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Here’s how to make sense of the dramatic shifts in HR tech

Our HR Tech Influencers discuss how leaders can effectively navigate the changing tides of technology.
By: | October 21, 2019 • 5 min read

Influence in HR technology comes from many places, takes many forms and continues to evolve over time. When the HRE/HR Tech Conference team met over to work on this Influencers list, we knew it would be HR techimportant to consider all aspects of influence. Some have more of a direct and immediate effect on products, while others have a more subtle yet longer-term impact. It’s safe to say all, however, are having an important and noticeable impact on where HR technology has been, where it is today and, perhaps most importantly, where it is heading. And that, above all else, informed the decision-making that went into compiling this list, which presents those being recognized in alphabetical order.

Click here to see the full list of the Top 100 HR Tech Influencers.

Jason Lauritsen
Keynote speaker, author and consultant

 


What area of the HR function will be most impacted by emerging technologies, and why?

I think recruiting and specifically interviewing/selection is likely to feel the biggest effects in the long run. Our model of selection today is still largely predicated on the human ability to evaluate other humans which we know for certain is extraordinarily unreliable. As better science-based tools and practices emerge for evaluation and matching of human capabilities to job needs, I expect a majority of traditional recruiting jobs to become obsolete and replaced by technology.

In acquiring and implementing new technologies, what’s the one or two most common mistakes HR organizations make?

The biggest mistake is treating technology as the solution rather than a tool. Tools exist to facilitate processes, not the other way around. Too many organizations skip over the hard work of first defining the processes needed to solve their specific problems. This leads to falling in love with certain features or functionality of technology that shows well in the sales phase but may not actually solve a specific problem within their organization. It also leaves them trying to retro fit their processes to the technology, which is a recipe for headaches and heart break.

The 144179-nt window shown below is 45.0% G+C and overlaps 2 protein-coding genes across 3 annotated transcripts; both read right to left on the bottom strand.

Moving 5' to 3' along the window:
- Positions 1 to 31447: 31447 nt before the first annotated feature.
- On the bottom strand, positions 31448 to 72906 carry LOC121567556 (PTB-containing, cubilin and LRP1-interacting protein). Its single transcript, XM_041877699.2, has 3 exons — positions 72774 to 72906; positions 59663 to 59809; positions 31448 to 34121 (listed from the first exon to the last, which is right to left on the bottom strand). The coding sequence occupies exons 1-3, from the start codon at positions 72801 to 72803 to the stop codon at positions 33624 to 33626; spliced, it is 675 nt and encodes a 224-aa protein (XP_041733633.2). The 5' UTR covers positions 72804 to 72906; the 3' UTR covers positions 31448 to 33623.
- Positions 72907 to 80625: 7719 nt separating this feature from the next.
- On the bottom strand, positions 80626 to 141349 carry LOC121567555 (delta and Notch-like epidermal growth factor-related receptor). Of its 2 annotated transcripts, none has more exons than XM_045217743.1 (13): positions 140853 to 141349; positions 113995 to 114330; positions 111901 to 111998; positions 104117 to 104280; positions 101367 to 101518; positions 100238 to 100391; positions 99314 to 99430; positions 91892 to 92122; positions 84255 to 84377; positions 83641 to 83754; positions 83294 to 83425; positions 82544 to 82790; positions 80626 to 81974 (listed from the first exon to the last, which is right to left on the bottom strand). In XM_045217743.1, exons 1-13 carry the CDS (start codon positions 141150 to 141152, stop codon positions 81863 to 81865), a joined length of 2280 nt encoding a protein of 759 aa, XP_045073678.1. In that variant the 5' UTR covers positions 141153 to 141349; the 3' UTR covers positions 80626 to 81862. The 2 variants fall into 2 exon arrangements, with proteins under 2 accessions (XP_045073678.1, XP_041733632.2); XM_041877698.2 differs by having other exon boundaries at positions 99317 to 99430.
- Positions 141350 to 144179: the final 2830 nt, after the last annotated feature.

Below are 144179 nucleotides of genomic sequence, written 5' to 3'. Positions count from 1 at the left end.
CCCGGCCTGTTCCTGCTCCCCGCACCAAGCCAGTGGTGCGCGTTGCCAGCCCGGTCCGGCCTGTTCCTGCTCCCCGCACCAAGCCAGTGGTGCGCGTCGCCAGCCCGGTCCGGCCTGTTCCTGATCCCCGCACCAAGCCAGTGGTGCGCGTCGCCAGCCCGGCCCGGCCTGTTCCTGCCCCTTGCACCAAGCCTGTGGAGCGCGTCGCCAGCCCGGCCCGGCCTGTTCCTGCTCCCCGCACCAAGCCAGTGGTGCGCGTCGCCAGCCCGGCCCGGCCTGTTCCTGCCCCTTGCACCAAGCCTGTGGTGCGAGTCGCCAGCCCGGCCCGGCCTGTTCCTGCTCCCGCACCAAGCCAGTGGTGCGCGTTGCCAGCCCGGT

How is HR technology changing the way people work?

On one hand, I’m hopeful that the latest evolution of HR tech tools is building new positive habits around appreciation, seeking and using feedback, learning on the fly, and finding greater agency in managing their own career paths. There are so many great tools out there. Which leads to the other hand, where I worry that all of these tools are actually creating more distractions and unintentionally making us both less productive and creative. Until the functionality we refer to today as “HR Tech” live and work within the tools we rely on to do our daily work, we’ve still got a lot of work left to do. A lot more innovation is still needed.

Jen Benz
Senior Vice President, Communications Leader
Segal Benz

 


In acquiring and implementing new technologies, what’s the one or two most common mistakes HR organizations make?

A common mistake is to underestimate the promotion, behavior change and change-management efforts needed to make the technology a success. Too many organizations consciously or unconsciously think “if we build it, they will come” and don’t plan for robust communication or the changes to workflow that are required. The result is a lot of great tools that go unused.

Another common mistake is focusing on the solution first instead of the business need. There are so many incredible new providers that it is easy to say “I want that!” before fully understanding the problem you’re trying to solve.

Are there certain strategies that are more effective than others when it comes to getting your workforce to use new HR technologies being put in place?